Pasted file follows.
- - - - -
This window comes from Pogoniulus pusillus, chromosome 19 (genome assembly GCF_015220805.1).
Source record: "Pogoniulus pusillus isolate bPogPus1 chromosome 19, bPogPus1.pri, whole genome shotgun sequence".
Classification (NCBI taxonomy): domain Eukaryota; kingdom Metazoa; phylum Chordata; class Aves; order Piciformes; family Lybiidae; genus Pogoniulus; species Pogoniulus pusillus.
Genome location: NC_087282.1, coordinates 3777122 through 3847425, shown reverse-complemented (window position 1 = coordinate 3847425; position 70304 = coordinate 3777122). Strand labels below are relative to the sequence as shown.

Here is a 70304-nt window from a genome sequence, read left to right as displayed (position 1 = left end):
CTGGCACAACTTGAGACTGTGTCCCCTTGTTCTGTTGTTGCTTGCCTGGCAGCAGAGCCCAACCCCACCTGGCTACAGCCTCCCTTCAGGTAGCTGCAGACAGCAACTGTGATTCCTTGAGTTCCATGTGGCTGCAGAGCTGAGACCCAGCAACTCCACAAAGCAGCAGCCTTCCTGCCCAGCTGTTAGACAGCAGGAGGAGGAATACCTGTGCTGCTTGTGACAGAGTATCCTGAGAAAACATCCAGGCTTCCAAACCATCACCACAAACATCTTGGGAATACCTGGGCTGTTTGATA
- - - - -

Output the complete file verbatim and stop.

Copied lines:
This window comes from Pogoniulus pusillus, chromosome 19 (genome assembly GCF_015220805.1).
Source record: "Pogoniulus pusillus isolate bPogPus1 chromosome 19, bPogPus1.pri, whole genome shotgun sequence".
Classification (NCBI taxonomy): domain Eukaryota; kingdom Metazoa; phylum Chordata; class Aves; order Piciformes; family Lybiidae; genus Pogoniulus; species Pogoniulus pusillus.
Genome location: NC_087282.1, coordinates 3777122 through 3847425, shown reverse-complemented (window position 1 = coordinate 3847425; position 70304 = coordinate 3777122). Strand labels below are relative to the sequence as shown.

Here is a 70304-nt window from a genome sequence, read left to right as displayed (position 1 = left end):
CTGGCACAACTTGAGACTGTGTCCCCTTGTTCTGTTGTTGCTTGCCTGGCAGCAGAGCCCAACCCCACCTGGCTACAGCCTCCCTTCAGGTAGCTGCAGACAGCAACTGTGATTCCTTGAGTTCCATGTGGCTGCAGAGCTGAGACCCAGCAACTCCACAAAGCAGCAGCCTTCCTGCCCAGCTGTTAGACAGCAGGAGGAGGAATACCTGTGCTGCTTGTGACAGAGTATCCTGAGAAAACATCCAGGCTTCCAAACCATCACCACAAACATCTTGGGAATACCTGGGCTGTTTGATA